I could not sleep that night. Such terrible predictions on what should have been a day of triumph… But the Lord knows more than Szuman and surely He will not let Staś go to waste…
(page 143, ellipsis in original)
And there you have one key to The Doll. But there’s more…so much more, even regarding Wokulski. He makes clear his disdain for the aristocracy yet he doesn’t feel comfortable in their midst. He’s infatuated with Izabela but feels he can’t get close to her which feeds his wretchedness. It is when he is unsure about what he needs to do that he flounders. The battle within him between logic and passion needs the drive of his enormous goals to keep him balanced. Wokulski, replying to Rzecki’s request to retreat from the trouble he has gotten into, explodes:
“I will not retreat!” he exclaimed, “a thirsty man does not draw back from a well. If I am to perish, let me at least perish drinking… In any case, what is it you all want from me? Since childhood I have lived like a caged bird—in service, in prison, even in that unhappy marriage I sold myself into. But today, when my wings are opening, you all begin to hoot after me, like domestic geese at a wild one which has taken flight… What is some stupid shop or partnership to me? I want to live, I want…”
(page 204, ellipsis in original)
One overarching source of conflict, internal and external, in The Doll is that expectations are out of alignment with reality. Wokulski feeds this conflict, both within himself and in society, on many levels. Somewhat related to this source of conflict is the bad feelings Wokulski brings about in other people—not through what he actually does but how others perceive and react to him.
As my initial post on The Doll highlights from Stanisław Barańczak’s introduction, Wokulski is part of the middle generation of the three shown by Prus, a blending of both the older “Romantic” views and an evolving idealist outlook. The old friend Szuman identifies some of the source of Wokulski’s Romaticism:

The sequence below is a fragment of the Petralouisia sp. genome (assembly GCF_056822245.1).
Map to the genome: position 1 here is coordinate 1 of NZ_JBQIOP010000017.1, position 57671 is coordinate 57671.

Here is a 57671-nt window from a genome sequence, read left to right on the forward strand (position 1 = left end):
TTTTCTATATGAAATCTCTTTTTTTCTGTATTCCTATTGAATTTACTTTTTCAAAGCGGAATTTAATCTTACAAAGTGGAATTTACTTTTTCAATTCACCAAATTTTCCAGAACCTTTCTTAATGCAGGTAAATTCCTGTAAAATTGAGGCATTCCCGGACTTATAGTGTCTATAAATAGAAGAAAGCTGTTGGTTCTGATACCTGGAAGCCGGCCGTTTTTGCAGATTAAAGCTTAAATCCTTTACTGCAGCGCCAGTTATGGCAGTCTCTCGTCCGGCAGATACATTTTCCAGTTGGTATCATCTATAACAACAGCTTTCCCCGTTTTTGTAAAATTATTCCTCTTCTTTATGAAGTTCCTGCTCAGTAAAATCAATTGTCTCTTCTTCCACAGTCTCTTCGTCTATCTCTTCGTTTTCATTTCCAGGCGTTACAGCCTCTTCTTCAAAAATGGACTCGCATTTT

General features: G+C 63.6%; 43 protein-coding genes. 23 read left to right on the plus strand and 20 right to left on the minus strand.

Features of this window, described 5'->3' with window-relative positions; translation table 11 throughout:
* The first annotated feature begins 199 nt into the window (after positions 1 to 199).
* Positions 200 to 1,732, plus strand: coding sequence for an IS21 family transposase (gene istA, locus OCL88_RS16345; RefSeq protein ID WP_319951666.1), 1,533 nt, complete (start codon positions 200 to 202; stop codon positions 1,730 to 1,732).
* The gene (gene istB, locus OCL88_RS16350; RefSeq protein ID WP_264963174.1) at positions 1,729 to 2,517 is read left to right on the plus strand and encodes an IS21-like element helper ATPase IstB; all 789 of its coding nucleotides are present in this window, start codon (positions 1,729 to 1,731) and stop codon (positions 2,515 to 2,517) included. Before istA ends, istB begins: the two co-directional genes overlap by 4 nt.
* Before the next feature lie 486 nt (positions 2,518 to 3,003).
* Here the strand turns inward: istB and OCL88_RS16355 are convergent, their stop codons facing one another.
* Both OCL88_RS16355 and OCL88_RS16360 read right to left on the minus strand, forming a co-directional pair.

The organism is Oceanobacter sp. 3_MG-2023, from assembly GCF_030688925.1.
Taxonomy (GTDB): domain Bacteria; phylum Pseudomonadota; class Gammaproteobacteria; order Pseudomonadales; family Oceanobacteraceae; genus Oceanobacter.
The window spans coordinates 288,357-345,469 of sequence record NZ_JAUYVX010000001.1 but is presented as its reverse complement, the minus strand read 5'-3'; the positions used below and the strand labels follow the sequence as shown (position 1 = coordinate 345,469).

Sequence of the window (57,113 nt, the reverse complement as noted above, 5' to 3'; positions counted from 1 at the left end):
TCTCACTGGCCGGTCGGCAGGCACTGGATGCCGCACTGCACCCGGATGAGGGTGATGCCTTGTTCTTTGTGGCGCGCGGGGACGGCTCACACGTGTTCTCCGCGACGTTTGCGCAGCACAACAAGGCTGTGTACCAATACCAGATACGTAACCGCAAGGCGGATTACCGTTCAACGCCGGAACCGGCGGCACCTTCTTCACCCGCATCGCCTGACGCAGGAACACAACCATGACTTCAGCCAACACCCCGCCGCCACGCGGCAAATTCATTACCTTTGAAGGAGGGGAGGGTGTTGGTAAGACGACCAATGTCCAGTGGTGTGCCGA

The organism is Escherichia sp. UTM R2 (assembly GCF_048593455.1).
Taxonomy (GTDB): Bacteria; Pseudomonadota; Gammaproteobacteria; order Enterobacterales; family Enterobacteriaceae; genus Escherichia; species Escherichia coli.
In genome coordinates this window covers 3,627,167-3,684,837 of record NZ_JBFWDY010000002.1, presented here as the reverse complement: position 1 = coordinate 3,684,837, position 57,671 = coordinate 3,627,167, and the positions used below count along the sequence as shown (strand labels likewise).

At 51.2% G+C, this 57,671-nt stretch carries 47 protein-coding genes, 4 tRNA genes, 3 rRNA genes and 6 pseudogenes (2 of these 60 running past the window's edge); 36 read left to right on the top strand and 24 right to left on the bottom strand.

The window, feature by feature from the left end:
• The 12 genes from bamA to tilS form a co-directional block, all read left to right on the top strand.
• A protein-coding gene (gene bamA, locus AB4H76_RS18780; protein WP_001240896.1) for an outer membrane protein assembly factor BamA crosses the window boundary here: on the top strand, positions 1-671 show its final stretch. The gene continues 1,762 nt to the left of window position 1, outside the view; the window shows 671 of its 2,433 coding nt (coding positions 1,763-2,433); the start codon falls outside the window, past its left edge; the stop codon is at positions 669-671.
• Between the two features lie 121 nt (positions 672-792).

”And yet he,” Szuman went on, “in Hopfer’s cerllar [as a grocer’s clerk] and on the steppe [in exile], fed himself on the heroines of Romantic poetry and such-like chimeras, so that he sees a divinity in Miss Łęcka. He doesn’t merely love her, he adores her, he worships her, would gladly fall on his knees before her… A bitter awakening awaits him! For, although he’s a full-blooded Romantic, he isn’t going to imitate [Polish poet Adam] Mickiewicz who forgave the woman who mocked him, even yearned for her after the betrayal, bah! then made her immortal. A fine lesson for our young ladies; if you want fame, betray your most fervent admirers! We Poles are condemned to act as fools even in a matter as simple as love.”
(page 509, ellipsis in original)
Mickiewicz’s poetry plays an important role in The Doll, providing shorthand at times for what the characters are feeling. The longest quote from Mickiewicz captures Wokulski at his most Romantic:
And after many days or many years,
When I am summoned to abandon my tomb,
You will remember your sleeping friend
And journey down from heaven to revive him.
Once more will I be drawn to your white breast,
Once more will your dear arm encircle me;
I will awake—as from a moment’s sleep,
Kissing your cheeks, gazing into your eyes.
Note: all page numbers refer to the first edition of the Central European University Press version of Bolesław Prus' The Doll (Hungary, 1996).